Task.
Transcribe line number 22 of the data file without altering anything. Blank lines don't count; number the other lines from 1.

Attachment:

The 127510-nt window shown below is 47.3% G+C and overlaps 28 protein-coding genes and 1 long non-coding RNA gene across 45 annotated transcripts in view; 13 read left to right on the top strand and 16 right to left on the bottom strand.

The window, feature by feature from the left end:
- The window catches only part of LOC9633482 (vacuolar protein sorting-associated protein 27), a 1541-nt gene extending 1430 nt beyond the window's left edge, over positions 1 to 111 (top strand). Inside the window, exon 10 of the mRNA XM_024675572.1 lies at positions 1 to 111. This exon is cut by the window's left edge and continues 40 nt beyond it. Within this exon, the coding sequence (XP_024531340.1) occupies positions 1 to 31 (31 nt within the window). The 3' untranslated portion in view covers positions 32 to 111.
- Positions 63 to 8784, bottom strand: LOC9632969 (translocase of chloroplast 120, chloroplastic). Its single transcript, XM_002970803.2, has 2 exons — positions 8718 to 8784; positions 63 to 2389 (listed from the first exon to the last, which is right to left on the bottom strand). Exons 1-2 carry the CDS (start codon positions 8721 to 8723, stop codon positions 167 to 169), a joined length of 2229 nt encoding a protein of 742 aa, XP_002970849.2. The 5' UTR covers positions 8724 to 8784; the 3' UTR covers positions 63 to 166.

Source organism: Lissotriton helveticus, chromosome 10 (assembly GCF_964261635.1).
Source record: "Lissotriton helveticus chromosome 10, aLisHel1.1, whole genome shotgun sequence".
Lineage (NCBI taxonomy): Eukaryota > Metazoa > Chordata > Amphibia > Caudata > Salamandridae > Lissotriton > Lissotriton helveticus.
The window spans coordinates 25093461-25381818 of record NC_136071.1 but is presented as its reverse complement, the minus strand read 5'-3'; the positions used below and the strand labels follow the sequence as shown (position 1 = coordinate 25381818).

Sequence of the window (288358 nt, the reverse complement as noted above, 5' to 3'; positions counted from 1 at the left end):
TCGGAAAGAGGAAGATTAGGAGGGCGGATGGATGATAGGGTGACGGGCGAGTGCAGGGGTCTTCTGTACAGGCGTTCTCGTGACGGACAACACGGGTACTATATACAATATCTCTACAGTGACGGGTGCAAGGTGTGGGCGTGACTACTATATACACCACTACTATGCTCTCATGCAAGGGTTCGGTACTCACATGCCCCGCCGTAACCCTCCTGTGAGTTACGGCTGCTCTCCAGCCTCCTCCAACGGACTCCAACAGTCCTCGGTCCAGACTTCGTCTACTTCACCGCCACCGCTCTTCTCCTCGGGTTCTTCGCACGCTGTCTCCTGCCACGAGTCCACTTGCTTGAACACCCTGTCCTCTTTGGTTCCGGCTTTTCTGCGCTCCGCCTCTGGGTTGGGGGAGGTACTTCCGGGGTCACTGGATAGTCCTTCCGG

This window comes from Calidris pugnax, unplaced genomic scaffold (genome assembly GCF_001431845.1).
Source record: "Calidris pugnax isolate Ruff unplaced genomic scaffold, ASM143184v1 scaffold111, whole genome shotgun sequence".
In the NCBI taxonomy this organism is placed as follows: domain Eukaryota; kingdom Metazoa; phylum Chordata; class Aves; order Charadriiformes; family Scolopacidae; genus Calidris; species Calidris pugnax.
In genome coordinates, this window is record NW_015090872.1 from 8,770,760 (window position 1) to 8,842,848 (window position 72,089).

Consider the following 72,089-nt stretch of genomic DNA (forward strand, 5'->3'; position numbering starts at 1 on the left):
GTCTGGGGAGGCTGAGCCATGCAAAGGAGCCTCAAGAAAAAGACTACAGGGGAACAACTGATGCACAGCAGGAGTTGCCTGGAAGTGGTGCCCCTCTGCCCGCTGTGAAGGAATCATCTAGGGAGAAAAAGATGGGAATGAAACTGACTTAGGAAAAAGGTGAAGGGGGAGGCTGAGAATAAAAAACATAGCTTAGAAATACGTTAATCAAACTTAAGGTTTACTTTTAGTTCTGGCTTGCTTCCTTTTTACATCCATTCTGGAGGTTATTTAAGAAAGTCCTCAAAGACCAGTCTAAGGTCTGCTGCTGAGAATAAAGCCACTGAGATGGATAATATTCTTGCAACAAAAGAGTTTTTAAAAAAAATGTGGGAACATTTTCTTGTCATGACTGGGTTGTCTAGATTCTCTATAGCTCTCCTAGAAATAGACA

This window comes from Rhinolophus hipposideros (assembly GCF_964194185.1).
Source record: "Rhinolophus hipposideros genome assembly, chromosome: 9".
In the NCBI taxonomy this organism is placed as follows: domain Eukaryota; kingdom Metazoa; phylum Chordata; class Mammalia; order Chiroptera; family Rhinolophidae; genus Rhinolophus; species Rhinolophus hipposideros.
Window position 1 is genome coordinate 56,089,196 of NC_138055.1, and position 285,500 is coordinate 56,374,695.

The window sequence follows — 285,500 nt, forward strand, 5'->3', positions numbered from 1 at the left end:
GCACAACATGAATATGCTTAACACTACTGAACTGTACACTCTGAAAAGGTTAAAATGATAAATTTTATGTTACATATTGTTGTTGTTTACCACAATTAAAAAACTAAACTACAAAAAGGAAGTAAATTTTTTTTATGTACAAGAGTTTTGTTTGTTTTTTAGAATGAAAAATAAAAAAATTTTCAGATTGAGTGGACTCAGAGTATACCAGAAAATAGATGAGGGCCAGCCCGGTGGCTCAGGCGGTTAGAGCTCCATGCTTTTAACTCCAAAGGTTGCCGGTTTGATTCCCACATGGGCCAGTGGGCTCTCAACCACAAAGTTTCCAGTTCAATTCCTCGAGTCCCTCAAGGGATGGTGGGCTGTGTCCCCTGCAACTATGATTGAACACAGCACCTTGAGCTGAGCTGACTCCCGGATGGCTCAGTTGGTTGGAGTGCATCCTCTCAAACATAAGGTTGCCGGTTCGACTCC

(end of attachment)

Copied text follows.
GCACAACATGAATATGCTTAACACTACTGAACTGTACACTCTGAAAAGGTTAAAATGATAAATTTTATGTTACATATTGTTGTTGTTTACCACAATTAAAAAACTAAACTACAAAAAGGAAGTAAATTTTTTTTATGTACAAGAGTTTTGTTTGTTTTTTAGAATGAAAAATAAAAAAATTTTCAGATTGAGTGGACTCAGAGTATACCAGAAAATAGATGAGGGCCAGCCCGGTGGCTCAGGCGGTTAGAGCTCCATGCTTTTAACTCCAAAGGTTGCCGGTTTGATTCCCACATGGGCCAGTGGGCTCTCAACCACAAAGTTTCCAGTTCAATTCCTCGAGTCCCTCAAGGGATGGTGGGCTGTGTCCCCTGCAACTATGATTGAACACAGCACCTTGAGCTGAGCTGACTCCCGGATGGCTCAGTTGGTTGGAGTGCATCCTCTCAAACATAAGGTTGCCGGTTCGACTCC